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If you read papers, BigTable is this and Datastore is MegaStore. Datastore is BigTable plus replication, transaction, and index. (and is much more expensive).

  • Is it really more expensive? the minimum for BigTable is 3 nodes, at 10GB HDD it's $1400/mo. Seems pretty high no?
    – benji
    Commented Nov 10, 2018 at 7:53
  • 1
    @ben, in my past experience it was. Datastore is charged per-operation instead of per-hour. (If you don't use it that much then yes you don't pay Datastore much. But if you have high traffic and then I think bigtable is much cheaper.) I think Bigtable claims 10k ops per second? In reality I found it to be lower, like around 1-2k, but still 3 nodes is > 5k/s. If you maintain that throughput for a month and maps that to Datastore pricing, it's probably much higher than 1.4k. Commented Nov 20, 2018 at 6:54

This might be another set of key differences between Google Cloud Bigtable and Google Cloud Datastore along with other services. The contents shown in the image below can also help you in selecting the right service.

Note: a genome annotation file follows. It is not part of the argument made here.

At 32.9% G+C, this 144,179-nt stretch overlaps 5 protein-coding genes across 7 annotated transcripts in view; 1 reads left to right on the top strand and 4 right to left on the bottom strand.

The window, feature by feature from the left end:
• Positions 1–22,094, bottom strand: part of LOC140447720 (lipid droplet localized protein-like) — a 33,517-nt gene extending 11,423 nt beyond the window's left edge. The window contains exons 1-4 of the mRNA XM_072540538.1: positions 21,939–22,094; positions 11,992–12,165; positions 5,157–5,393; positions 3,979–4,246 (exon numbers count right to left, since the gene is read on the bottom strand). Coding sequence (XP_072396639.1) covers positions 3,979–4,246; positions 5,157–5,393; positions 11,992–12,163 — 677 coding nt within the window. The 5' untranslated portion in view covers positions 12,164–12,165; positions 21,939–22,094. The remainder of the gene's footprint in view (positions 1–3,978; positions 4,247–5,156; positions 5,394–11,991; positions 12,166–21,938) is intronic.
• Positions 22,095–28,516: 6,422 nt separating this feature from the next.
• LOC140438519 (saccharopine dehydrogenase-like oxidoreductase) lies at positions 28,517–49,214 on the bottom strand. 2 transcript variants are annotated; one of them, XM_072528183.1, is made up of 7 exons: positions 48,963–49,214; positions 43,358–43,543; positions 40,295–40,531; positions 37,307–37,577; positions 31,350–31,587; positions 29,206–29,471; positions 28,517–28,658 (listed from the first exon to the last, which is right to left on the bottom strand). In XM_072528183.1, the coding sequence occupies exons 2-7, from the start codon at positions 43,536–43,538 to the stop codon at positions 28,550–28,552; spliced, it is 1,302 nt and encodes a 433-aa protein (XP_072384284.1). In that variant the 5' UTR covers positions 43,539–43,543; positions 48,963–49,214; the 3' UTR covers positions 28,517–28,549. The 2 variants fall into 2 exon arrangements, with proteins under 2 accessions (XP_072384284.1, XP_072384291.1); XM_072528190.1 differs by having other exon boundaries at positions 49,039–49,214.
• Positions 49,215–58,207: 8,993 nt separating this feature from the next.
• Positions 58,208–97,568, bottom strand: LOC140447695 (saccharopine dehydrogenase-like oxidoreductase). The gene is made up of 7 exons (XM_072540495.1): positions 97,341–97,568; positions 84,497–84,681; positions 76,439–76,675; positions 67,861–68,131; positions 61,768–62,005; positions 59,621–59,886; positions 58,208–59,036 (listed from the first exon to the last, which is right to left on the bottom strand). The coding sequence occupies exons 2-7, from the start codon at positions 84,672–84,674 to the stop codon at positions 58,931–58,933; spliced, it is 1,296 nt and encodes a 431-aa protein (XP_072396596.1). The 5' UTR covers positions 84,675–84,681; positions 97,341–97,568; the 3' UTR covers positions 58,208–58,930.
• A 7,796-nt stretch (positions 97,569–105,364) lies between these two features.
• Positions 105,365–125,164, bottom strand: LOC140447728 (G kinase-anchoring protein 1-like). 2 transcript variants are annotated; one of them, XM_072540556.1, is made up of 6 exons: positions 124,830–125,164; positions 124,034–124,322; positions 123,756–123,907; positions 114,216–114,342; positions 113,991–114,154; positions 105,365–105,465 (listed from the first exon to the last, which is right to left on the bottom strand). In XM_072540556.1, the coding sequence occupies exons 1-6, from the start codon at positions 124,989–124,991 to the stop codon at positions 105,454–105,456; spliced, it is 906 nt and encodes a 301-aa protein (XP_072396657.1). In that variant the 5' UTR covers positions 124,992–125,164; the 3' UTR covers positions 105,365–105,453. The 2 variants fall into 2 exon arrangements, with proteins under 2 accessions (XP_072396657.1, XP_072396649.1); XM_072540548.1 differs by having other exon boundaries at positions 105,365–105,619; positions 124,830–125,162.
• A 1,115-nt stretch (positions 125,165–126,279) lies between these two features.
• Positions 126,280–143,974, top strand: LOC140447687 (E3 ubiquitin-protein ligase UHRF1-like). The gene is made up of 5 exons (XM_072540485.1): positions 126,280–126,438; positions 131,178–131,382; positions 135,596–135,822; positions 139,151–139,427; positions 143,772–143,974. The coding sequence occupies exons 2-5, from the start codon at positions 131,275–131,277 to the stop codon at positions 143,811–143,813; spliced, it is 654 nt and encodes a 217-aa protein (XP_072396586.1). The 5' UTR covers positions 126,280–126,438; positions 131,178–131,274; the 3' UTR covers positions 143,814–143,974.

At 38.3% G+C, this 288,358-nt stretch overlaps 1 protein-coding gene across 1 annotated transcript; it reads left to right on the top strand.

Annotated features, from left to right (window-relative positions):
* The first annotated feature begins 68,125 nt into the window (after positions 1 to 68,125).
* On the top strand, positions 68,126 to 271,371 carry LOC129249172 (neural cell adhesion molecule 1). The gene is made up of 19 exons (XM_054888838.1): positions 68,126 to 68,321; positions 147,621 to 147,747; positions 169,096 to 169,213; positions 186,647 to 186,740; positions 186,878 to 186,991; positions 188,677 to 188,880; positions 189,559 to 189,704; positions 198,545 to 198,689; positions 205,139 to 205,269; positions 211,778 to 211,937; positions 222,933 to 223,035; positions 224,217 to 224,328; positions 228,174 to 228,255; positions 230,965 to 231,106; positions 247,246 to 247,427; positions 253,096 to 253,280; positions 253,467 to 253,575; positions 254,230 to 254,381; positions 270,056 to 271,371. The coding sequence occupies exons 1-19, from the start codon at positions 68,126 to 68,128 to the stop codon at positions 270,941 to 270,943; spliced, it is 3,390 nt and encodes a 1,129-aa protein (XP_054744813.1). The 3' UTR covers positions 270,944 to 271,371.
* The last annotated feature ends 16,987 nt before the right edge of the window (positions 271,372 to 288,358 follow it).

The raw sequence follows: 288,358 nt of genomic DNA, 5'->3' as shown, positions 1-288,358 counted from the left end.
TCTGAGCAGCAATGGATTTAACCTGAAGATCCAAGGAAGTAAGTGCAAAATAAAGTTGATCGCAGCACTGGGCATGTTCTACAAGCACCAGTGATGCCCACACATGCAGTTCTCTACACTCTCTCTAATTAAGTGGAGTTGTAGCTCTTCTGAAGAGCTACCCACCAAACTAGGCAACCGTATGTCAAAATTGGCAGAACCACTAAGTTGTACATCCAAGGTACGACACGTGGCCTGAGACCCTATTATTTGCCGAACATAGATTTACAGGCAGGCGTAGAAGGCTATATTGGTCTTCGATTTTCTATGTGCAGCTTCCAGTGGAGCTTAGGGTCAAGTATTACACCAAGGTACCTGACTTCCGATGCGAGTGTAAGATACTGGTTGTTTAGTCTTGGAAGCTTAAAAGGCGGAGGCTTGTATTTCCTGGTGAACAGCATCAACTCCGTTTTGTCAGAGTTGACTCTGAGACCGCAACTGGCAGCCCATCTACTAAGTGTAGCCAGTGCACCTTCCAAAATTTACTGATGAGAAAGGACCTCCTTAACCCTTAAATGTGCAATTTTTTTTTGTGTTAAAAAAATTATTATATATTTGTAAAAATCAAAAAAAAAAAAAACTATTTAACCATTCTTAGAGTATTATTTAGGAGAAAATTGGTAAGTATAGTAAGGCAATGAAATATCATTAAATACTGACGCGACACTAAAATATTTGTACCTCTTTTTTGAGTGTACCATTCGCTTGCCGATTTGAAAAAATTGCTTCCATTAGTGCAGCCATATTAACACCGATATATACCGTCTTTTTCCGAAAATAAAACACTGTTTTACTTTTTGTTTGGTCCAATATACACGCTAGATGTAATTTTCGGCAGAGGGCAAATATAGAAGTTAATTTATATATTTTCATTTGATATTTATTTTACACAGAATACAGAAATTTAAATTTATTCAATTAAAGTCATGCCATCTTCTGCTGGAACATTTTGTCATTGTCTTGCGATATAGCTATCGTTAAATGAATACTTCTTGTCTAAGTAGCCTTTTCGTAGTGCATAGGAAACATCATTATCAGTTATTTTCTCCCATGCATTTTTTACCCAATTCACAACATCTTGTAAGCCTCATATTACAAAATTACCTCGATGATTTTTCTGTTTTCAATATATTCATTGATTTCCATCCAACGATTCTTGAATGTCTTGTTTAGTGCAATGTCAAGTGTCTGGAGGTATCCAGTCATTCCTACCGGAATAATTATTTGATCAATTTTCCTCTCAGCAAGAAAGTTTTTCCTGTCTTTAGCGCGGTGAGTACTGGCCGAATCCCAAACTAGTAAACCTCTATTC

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A relatively minor point to consider, as of November 2016, bigtable python client library is still in Alpha, which means the future change might not be backward compatible. Also, bigtable python library is not compatible with App Engine's standard environment. You have to use the flexible one.

  • As of November 2016, the same is for Java Commented Dec 2, 2016 at 0:15

enter image description here

Cloud Datastore is a highly-scalable NoSQL database for your applications.